Dhu al-Hijjah (Arabic: ذو الحجة; properly transliterated Dhū l-Hijjah/Ḏū l-Ḥiǧǧah, Arabic pronunciation: [ðʊl.ˈħɪʤa]) is the twelfth and final month in the Islamic calendar. It is a very sacred month in the Islamic calendar, one in which the Hajj (pilgrimage) takes place.
"Dhu al-Hijjah" literally means "Possessor of the Pilgrimage" or "The Month of the Pilgrimage". During this month Muslim pilgrims from all around the world congregate at Mecca to visit the Kaaba. The Hajj is performed on the eighth, ninth and the tenth of this month. Day of Arafah takes place on the ninth of the month. Eid al-Adha, the "Festival of the Sacrifice", begins on the tenth day and ends on sunset of the twelfth.
According to Islamic traditions, the first 10 days of Dhu al-Hijjah are the most blessed days in which to do good deeds:
Narrated Ibn Abbas: The Prophet said, "No good deeds done on other days are superior to those done on these (first ten days of Dhu al-Hijja)." Then some companions of the Prophet said, "Not even Jihad?" He replied, "Not even Jihad, except that of a man who does it by putting himself and his property in danger (for Allah's sake) and does not return with any of those things." (Reported by Tirmidhi)
Muhammad used to fast the first nine days of this month, owing to their perceived virtue:
The Islamic calendar is a lunar calendar, and months begin when new moon is sighted. Since the Islamic lunar calendar year is 11 to 12 days shorter than the solar year, Dhu al-Hijjah migrates throughout the seasons. Since the month must begin and end when the moon is sighted, the estimated start and end dates for Dhu al-Hijjah are as follows:
- 1427 AH – First day: December 22, 2006; last day: January 19, 2007. Due to sightings in Saudi Arabia, Dhu al-Hijjah officially started on December 21, 2006 in Saudi Arabia. Several countries follow Saudi Arabia regarding the implementation of the Islamic Calendar.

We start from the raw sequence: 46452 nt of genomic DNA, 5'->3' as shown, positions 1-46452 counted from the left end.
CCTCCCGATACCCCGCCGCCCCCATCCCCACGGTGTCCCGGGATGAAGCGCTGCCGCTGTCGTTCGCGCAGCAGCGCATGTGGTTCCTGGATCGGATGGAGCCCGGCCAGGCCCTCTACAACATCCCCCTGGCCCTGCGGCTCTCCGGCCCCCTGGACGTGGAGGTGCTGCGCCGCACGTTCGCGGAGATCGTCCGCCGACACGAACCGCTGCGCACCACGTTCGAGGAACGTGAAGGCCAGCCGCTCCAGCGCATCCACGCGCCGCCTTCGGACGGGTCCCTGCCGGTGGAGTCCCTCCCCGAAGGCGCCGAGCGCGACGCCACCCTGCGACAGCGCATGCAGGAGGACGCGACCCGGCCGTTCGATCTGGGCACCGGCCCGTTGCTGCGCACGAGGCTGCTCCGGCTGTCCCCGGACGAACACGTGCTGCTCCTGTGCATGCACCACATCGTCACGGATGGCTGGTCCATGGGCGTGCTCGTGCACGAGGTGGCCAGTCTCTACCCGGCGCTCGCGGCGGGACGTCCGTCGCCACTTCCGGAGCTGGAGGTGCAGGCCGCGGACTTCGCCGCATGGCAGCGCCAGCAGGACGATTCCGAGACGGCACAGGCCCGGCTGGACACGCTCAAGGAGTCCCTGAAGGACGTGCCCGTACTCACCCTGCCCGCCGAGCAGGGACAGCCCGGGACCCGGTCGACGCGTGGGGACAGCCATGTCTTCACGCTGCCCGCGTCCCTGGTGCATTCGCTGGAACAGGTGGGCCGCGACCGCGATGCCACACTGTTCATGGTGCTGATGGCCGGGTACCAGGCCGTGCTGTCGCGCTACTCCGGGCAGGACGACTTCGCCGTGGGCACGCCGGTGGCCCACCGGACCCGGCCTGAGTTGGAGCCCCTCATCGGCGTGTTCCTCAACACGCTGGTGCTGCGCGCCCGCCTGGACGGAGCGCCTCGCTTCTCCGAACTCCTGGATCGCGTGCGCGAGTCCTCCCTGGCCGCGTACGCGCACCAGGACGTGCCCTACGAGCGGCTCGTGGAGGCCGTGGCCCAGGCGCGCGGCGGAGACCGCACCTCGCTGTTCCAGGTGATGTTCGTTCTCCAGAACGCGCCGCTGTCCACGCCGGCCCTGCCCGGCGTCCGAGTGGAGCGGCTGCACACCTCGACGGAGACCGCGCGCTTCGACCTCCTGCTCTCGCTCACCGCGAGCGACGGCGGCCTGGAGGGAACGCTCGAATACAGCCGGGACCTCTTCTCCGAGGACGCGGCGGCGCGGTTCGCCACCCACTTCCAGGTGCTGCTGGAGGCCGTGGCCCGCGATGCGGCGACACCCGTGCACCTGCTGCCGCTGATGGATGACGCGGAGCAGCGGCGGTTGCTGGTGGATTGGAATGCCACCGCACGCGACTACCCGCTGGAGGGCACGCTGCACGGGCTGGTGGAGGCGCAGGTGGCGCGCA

- 1428 AH – First day: December 11, 2007; last day: January 9, 2008. Due to sightings in Saudi Arabia, Dhu al-Hijjah officially started on December 10, 2007 in Saudi Arabia. Several countries follow Saudi Arabia regarding the implementation of the Islamic calendar.
- 1429 AH – First day: November 30, 2008; last day: December 28, 2008
- 1430 AH - First day: November 19, 2009; last day: December 17, 2009
- 1431 AH - First day: November 7, 2010; last day: December 6, 2010
- 1432 AH - First day: October 28, 2011; last day: November 25, 2011
- 1433 AH - First day: ~October 17, 2012; last day: ~November 14, 2012
- 1434 AH - First day: ~October 6, 2013; last day: ~November 4, 2013
- 1435 AH - First day: ~September 25, 2014; last day: ~October 24, 2014
- 1436 AH - First day: ~September 14, 2015; last day: ~October 13, 2015
Special Days of Dhu al-Hijjah
- The first 9 days of Dhu al-Hijjah for fasting
- The first 10 nights of Dhu al-Hijjah for standing (Qiyaam) in Tahajjud
- The 8th, 9th and 10th of Dhu al-Hijjah as the days of Hajj
- The 9th of Dhu al-Hijjah as the Day of Arafah
- Takbirut Tashreeq is observed from the 9 Dhu al-Hijjah till 13 Dhu al-Hijjah
- The 10th of Dhu al-Hijjah as the Night of Eid
- Eidul Adha begins on the 10th day of Dhu al-Hijjah and ends on sunset of the 12th Dhu al-Hijjah
Prescribed acts of worship
The following acts have been prescribed for the first nine days of Dhu al-Hijjah
- A person should give extra charity Sadaqah in these 10 days
- Increase Salaah in these days
- Spend time in the Masjid
- Perform voluntary Nafl prayer at home
- Recitation of the Qur’aan
Reward for Fasting and Tahajjud